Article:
Prasad says that the whole effort was made possible because of the Silicon Valley ecosystem. He signed up investors like Ram Sriram, Google ventures etc, when he had nothing to show besides his cv, and a desire to do some good. Today, Gooru is growing rapidly, with over two million educational resources and nearly 5,000 collections and quizzes, all of which are available at www.goorulearning.org to anybody with internet access.
Interestingly, today’s startups are doing these wonderful things with very little money. Thanks to cloud infrastructure coming of age via Amazon’s AWS services, and availability of open source software, getting off the ground does not require a huge investment.
Pooja Sankar, founder of Piazza, who agreed to meet me despite her hectic schedule with a newborn baby, corroborated this as a big factor that’s fuelling the startup frenzy in silcon valley. But she believes that it’s finally the entrepreneur’s passion that gets a venture started, and makes it succesful.
She says that, in her case, the opportunity cost of leaving a job with Facebook, where she was an early employee, was way too high to make sense, except that she had an idea that she just could not get out of her head! It was around helping girls in engineering do their homework and thereby learn faster; a cause that was close to her heart, and a need she had experienced first-hand while studying at IIT. That’s how Piazza was born.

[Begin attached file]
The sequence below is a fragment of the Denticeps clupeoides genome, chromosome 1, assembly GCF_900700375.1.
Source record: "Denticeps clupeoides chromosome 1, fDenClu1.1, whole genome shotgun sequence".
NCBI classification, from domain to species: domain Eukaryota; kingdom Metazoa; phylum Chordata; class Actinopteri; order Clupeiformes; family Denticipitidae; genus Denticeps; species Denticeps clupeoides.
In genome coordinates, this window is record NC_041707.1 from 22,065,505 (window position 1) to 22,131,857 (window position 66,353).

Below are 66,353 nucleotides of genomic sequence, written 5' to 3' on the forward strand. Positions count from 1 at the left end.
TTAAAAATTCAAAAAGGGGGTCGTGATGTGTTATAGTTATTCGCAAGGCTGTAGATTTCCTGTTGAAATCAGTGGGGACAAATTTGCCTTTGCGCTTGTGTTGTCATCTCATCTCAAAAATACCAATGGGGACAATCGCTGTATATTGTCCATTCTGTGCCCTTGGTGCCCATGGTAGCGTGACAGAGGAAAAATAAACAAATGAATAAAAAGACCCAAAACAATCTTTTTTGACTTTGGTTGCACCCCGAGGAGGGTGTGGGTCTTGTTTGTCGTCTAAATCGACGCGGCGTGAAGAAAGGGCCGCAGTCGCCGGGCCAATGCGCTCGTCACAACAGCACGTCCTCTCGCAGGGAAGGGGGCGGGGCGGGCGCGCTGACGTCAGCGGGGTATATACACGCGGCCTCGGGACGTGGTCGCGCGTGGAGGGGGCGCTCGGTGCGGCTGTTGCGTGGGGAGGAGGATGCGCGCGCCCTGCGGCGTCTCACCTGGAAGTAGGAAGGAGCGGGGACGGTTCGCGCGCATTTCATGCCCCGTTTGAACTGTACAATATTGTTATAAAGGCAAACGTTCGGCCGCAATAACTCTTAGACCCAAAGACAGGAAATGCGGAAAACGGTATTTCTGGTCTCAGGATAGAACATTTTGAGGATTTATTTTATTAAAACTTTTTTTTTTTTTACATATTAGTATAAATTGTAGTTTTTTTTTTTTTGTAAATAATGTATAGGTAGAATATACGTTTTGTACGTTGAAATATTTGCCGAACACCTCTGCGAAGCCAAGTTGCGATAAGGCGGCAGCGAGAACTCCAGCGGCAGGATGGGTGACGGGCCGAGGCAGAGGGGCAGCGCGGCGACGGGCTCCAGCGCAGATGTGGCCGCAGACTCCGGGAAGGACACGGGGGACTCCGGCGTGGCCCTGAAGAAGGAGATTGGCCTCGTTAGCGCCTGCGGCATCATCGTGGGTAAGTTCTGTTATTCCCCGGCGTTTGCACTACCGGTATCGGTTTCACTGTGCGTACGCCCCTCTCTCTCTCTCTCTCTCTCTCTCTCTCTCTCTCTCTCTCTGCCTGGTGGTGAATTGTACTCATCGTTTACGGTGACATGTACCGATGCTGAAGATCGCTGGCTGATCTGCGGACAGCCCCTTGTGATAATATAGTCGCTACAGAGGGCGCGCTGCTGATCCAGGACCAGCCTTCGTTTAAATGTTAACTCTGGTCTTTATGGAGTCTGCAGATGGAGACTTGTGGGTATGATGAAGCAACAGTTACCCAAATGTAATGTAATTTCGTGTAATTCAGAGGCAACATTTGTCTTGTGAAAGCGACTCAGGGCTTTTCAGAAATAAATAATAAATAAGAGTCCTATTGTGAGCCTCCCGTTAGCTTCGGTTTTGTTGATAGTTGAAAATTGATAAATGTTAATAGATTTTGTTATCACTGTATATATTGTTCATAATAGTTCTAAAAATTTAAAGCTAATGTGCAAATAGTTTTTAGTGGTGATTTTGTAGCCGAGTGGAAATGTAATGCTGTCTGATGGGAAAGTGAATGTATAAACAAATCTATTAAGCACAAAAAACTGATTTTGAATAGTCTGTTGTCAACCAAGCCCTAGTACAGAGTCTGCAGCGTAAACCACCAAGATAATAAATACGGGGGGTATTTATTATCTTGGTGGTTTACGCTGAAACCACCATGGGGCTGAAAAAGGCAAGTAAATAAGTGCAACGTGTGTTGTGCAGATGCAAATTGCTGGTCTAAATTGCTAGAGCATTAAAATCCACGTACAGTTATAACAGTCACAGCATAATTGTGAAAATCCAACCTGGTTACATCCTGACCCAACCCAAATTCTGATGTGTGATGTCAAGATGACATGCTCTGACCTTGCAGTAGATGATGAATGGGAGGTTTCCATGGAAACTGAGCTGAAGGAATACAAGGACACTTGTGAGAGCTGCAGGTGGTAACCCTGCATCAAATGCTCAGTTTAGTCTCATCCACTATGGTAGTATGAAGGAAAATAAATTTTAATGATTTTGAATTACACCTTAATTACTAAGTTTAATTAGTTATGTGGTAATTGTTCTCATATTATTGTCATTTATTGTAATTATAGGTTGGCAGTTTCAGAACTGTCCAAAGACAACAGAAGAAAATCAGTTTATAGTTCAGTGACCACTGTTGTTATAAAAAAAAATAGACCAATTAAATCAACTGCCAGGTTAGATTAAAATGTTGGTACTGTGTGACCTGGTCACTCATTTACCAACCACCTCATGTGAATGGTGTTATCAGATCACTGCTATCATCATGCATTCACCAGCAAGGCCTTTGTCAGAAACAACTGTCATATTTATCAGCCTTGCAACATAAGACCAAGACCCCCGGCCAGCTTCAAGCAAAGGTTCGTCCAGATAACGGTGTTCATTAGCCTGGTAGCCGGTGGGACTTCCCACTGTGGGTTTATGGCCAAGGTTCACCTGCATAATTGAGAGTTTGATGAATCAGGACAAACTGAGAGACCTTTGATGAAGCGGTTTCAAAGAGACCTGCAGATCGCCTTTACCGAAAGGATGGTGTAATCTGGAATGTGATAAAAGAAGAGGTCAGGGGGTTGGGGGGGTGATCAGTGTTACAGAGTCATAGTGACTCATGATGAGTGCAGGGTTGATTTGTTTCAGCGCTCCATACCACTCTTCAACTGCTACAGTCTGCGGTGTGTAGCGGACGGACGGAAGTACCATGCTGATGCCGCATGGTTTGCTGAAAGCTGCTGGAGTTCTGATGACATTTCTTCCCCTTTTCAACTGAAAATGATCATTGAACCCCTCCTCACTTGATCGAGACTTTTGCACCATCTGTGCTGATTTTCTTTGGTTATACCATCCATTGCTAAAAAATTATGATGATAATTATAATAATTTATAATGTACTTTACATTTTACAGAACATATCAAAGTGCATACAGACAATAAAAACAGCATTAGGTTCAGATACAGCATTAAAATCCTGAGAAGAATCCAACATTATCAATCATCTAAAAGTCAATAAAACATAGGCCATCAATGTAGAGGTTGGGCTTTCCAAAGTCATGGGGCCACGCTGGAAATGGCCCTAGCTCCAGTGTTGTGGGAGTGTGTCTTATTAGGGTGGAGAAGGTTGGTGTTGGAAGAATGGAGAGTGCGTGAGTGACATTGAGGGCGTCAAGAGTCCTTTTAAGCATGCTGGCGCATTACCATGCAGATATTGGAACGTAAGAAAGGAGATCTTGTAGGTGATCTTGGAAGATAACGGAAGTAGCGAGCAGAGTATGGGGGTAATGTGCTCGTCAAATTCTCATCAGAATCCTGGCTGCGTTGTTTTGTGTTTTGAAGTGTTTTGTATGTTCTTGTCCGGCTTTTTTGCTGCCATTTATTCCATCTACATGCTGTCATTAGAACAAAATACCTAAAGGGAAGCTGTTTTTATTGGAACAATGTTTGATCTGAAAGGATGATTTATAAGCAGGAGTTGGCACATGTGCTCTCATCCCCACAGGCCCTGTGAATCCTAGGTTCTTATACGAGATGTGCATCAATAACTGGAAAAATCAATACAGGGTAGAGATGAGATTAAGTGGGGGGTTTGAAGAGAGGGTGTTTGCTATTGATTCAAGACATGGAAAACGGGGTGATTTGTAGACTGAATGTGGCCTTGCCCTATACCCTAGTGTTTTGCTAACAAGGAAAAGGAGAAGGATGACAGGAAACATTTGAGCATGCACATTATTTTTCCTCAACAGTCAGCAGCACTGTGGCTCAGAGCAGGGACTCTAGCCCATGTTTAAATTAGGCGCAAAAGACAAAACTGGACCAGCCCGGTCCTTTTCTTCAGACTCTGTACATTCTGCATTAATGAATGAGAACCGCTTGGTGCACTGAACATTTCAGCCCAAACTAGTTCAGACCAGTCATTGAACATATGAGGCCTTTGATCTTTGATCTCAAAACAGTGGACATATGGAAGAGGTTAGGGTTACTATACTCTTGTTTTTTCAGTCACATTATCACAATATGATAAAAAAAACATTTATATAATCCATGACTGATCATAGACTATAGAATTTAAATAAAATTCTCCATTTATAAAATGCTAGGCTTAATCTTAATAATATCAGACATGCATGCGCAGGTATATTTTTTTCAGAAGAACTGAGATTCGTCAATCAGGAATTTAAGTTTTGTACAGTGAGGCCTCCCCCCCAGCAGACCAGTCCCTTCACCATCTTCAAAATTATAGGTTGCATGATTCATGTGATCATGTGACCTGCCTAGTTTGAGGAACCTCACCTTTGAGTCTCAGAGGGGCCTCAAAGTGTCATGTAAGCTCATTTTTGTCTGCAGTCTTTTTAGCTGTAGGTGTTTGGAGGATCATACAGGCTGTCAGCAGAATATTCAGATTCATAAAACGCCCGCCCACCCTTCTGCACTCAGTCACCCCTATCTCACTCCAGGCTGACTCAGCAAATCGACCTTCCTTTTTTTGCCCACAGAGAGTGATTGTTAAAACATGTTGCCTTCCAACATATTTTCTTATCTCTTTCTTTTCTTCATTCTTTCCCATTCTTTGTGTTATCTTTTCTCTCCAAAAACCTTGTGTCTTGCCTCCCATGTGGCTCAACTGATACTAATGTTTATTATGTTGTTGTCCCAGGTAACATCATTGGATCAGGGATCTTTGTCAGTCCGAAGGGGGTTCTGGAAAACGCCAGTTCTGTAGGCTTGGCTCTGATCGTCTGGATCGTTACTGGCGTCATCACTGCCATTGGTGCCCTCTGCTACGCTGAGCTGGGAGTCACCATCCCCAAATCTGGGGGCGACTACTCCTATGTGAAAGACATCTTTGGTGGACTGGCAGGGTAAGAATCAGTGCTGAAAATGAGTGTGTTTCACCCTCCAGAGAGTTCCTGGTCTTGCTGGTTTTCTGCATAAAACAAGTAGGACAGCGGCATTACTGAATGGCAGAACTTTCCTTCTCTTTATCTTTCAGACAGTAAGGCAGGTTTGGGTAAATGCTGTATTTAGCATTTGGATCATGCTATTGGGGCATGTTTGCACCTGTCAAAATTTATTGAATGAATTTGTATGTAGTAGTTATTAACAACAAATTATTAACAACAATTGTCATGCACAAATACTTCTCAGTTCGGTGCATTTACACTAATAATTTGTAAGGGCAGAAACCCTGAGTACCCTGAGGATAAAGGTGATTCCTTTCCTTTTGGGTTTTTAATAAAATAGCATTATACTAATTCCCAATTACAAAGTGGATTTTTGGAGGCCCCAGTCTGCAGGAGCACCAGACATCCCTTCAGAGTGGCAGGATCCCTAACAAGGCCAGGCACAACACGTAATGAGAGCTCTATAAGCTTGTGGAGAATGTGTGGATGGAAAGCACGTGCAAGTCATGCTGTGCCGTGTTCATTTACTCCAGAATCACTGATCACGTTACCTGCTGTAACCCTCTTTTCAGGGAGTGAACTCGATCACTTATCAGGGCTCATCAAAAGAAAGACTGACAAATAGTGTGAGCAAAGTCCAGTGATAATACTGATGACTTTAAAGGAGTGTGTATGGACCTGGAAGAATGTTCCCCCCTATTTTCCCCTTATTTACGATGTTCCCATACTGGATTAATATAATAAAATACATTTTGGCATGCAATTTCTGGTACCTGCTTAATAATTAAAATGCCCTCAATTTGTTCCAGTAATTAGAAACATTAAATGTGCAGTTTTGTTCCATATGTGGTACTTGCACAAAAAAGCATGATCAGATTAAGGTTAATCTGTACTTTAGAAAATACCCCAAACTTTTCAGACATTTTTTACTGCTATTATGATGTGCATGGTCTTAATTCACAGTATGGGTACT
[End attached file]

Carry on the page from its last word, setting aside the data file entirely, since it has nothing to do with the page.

Now comes the interesting part — Piazza has a total strength of just 12 engineers and product folks, even as it has put out a product that is being used by over half the student population at Stanford, Mit, and even a few IITs. Piazza is a powerful social network of students, professors and tas, which allows them to ask questions, solve problems and seek help virtually in real time. It has virally spread through word of mouth referral from one professor to another, and from one institute to another. Piazza has no big sales force, and no major marketing budget, as the users have taken over these critical roles, unsolicited! My son’s friends at mit told me how much they love Piazza. In fact, they could not imagine how they ever survived earlier, without Piazza!!
Where will India figure in this new startup equation?, I kept asking myself. My meeting with Bipul Sinha, Partner with Lightspeed, and a very successful investor in companies like Nutanix, Hootsuite, Pulse, Peel etc, provided me one part of this answer. Bipul says that the time to scale and build has accelerated so much now, that offshore product engineering is hard to justify initially. Most products are launched quickly to get the initial user feedback. Quick product iterations, and scaling when you spot an inflection point, required the team to be in one place without unnecessary communication overheads. No wonder then that companies are choosing to hire talent where they can find them and bring them over to their HQ, rather than set up shop outside.
Facebook, Google, Palantir and the likes are scouring the talent market in places like India, and hiring directly for the US! This is true even for incubators like Y Combinator, 500 Startups, and TechStars, which are aggressively reaching out to potential entrepreneurs in places like India.
Paul Singh, Partner at 500 Startups, says he is planning to put a person on the ground in India so that they can increase the pipeline of Indian entrepreneurs. Again he reiterated that they offer the same valuation, term sheet, etc, to their entrepreneurs in India as they would to a US-based team.